Published by Chapman and Hall in two volumes in 1865, two decades after a nineteen-month serialisation and its appearance as two volumes of unequal length issued by Dublin publisher William Curry, Junior, Tom Burke of "Ours" is an early picaresque Bildungsroman belonging to Charles Lever's early period, written shortly after his sojourn in Brussels, where he was principally a physician. In 1842 Lever had returned to Dublin at the invitation of local printer and publisher William Curry, Junior, to edit Dublin University Magazine, the initial vehicle for Lever's many monthly serialisations. He struck up a friendship with the well-established author-editor William Makepeace Thackeray, then beginning his Irish tour of the Snob Papers. Truly prosperous for the first time in his life, Lever had set himself up in a mansion a few miles from Dublin, at Templeogue, where as a country gentleman he entertained Thackeray, who was then working on The Irish Sketch Book. Ironically, although they discussed each other's work, they never alluded (recalls Lever) to their current projects. However, Lever provided Thackeray with considerable information on Irish affairs. In gratitude, Thackeray dedicated The Sketch Book to Lever. Tom Burke of "Ours" continues the Service Novels of Harry Lorrequer and Jack Hinton, The Guardsman as Lever interpreted the form made popular by Captain Frederick Marryat's Frank Mildmay (1829) and Stories of Waterloo (1833) by William H. Maxwell.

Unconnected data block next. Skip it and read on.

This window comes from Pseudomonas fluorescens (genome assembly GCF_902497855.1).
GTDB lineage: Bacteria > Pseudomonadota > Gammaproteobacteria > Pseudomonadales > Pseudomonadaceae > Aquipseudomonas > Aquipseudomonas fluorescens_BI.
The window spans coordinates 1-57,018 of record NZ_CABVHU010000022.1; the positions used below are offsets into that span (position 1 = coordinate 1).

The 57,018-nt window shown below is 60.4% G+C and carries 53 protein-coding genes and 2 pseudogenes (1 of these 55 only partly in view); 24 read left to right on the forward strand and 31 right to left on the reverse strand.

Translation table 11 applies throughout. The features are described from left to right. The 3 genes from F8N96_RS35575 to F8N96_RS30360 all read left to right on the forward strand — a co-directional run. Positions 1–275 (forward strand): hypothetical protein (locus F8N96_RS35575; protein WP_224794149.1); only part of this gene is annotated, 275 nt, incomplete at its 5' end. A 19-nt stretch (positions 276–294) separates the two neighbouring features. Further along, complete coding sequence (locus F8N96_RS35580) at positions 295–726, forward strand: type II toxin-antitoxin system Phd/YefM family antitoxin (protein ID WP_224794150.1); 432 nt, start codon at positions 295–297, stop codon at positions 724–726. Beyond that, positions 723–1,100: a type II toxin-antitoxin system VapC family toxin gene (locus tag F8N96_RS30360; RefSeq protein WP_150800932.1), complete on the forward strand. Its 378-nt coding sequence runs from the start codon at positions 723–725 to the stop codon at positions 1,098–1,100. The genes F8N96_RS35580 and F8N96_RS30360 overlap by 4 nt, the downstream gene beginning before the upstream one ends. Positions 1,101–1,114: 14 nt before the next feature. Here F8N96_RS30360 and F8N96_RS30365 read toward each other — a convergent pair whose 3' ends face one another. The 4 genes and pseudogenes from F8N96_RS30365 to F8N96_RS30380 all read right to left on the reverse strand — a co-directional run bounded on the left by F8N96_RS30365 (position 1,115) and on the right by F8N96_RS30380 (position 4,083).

And, as Lever's illustrator is once again Phiz (Hablột Knight Browne), the style of the monthly engravings remains somewhat caricatural, enabling readers to readily sort out each instalment's characters and settings, from February 1843 through September 1844, the period in which Dickens's principal illustrator was working on the Bildungsroman Martin Chuzzlewit (January 1843 through July 1844). Although Lever had no military background himself, Brussels afforded him considerable opportunity to observe half-pay British officers who became the models for his comic soldiers such as Major Monsoon and Captain Bubbleton, the latter whom he introduces in the very opening instalment of Tom Burke. Thus, the present "horse-racious and pugnacious" military novel is the third of his early novels set during the Napoleonic Wars, the first two in the series being Charles O'Malley, The Irish Dragoon (1841) and Jack Hinton, The Guardsman (1842). The period of serialisation for Tom Burke of "Ours", reflects what had become the standard for the Victorian novel ever since Chapman and Hall published Dickens's Pickwick Papers from April 1836 through November 1837), yielding a narrative-pictorial program of two full-page steel engravings for each instalment, plus an additional pair of plates for the final serial number. Phiz delighted in Lever's scenes of battle that involved cavalry, although such equine acrobatics as one finds in Lever's other Phiz-illustrated novels occur far less frequently in Tom Burke.